We've said it before, we'll probably say it again - if all you care about is sound quality, you probably shouldn't be looking for a pair of noise cancelling headphones. You'll usually get better sound with a normal pair. But the Sennheiser CXC 700 are out to change all this. They cost just under £200, putting them in competition with some of the best universal earphones in the world.
You probably wouldn't guess their high price from a quick glance, though. The earpieces are made from a combination of black plastic and moody darkened silver plastic. They're not as stylish as other CX-series earphones, such as the CX 980i, and there's no real metal on show to give that glitzy expensive feel.
Comfort and sound quality are much more important than earbud aesthetics in our book, but there's another design issue that's less easy to ignore. Just over halfway down the cable sits a very chunky housing that powers Sennheiser CXC 700's noise cancellation. Inside is a single AAA battery that lasts for up to 16 hours of noise-blasting.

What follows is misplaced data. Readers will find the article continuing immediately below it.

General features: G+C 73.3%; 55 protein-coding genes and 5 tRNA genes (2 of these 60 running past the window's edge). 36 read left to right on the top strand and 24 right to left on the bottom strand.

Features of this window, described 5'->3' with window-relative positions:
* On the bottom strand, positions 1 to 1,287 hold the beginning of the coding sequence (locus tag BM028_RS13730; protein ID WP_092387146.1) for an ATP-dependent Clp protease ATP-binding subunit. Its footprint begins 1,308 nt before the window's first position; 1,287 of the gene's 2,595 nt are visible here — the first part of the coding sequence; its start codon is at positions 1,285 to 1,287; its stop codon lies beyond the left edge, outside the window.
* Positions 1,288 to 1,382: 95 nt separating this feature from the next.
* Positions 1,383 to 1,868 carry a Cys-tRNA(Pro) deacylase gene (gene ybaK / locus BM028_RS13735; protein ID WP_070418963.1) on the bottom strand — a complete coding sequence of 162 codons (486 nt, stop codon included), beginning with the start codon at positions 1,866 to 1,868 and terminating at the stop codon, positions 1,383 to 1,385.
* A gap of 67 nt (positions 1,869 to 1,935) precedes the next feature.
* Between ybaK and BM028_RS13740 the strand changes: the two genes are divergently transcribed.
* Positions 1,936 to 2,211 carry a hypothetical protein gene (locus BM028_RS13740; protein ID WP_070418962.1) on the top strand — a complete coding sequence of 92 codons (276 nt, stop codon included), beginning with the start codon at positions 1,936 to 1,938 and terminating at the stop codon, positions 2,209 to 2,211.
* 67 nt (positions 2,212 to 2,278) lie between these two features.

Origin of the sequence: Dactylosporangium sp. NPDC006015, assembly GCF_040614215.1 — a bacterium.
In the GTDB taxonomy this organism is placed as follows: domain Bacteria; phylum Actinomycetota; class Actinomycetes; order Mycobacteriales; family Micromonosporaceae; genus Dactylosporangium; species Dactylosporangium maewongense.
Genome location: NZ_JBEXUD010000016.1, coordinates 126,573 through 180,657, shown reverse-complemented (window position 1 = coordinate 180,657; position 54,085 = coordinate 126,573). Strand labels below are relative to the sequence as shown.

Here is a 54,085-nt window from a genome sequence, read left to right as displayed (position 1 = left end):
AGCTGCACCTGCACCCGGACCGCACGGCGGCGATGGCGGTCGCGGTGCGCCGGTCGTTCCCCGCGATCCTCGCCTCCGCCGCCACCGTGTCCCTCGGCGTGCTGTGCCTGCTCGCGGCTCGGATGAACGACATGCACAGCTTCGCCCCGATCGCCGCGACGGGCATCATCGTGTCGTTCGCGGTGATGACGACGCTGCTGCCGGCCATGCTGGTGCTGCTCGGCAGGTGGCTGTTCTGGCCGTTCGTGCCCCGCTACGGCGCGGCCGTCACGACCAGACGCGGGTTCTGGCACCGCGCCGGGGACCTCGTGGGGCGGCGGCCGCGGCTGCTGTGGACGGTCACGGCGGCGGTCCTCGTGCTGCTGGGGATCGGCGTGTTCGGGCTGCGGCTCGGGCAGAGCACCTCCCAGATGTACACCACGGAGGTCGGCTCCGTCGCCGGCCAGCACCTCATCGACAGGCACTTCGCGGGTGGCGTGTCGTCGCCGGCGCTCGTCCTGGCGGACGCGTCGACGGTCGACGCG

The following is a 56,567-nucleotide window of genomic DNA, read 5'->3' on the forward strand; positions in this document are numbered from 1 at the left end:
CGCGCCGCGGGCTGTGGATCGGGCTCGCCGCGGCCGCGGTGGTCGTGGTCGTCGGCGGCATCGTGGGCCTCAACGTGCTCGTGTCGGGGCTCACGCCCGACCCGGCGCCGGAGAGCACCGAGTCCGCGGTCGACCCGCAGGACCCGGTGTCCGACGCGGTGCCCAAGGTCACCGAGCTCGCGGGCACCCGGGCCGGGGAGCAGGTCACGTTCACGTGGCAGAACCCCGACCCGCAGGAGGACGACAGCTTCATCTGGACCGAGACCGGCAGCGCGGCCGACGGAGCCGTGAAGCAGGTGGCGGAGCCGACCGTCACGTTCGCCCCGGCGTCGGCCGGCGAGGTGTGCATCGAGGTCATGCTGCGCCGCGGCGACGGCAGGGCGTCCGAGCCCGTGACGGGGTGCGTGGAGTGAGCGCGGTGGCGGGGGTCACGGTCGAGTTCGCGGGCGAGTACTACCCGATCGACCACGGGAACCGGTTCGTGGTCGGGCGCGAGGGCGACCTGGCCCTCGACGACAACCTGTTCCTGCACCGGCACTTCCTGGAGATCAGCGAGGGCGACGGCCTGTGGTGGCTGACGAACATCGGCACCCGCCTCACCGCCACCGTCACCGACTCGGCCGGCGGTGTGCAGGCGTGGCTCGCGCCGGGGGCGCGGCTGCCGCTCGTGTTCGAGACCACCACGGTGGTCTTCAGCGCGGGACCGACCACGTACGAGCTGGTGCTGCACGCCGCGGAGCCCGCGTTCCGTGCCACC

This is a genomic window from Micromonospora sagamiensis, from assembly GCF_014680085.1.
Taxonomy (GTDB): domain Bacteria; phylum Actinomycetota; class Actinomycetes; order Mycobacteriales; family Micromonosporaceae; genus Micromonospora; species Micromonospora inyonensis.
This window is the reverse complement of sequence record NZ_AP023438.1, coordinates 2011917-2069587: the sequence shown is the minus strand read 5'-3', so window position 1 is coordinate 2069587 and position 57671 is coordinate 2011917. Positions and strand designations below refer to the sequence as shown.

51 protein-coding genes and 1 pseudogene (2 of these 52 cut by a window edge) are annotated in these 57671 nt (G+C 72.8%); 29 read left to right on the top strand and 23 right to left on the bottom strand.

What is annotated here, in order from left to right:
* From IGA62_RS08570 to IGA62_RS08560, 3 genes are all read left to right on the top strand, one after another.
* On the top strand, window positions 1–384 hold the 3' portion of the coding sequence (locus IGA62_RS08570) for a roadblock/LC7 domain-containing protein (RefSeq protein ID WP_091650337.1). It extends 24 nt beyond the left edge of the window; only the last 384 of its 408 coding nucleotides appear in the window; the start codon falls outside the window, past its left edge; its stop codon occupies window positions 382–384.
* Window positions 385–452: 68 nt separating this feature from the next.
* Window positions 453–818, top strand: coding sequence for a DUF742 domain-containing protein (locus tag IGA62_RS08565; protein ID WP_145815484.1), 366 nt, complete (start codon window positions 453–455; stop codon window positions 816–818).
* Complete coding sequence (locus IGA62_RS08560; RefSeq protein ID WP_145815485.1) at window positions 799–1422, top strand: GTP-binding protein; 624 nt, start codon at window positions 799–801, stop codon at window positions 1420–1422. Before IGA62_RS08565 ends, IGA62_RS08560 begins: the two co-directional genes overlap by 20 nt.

All in-ear noise cancelling headphones use a battery box like this, but this example is particularly large and - surprisingly - not particularly well-made. The battery is kept in place with a cheap-feeling chromed plastic flap that doesn't feel particularly durable, the shirt clip on the rear is a metal clip that's not comfortable to use and the whole box feels disappointingly dumpy.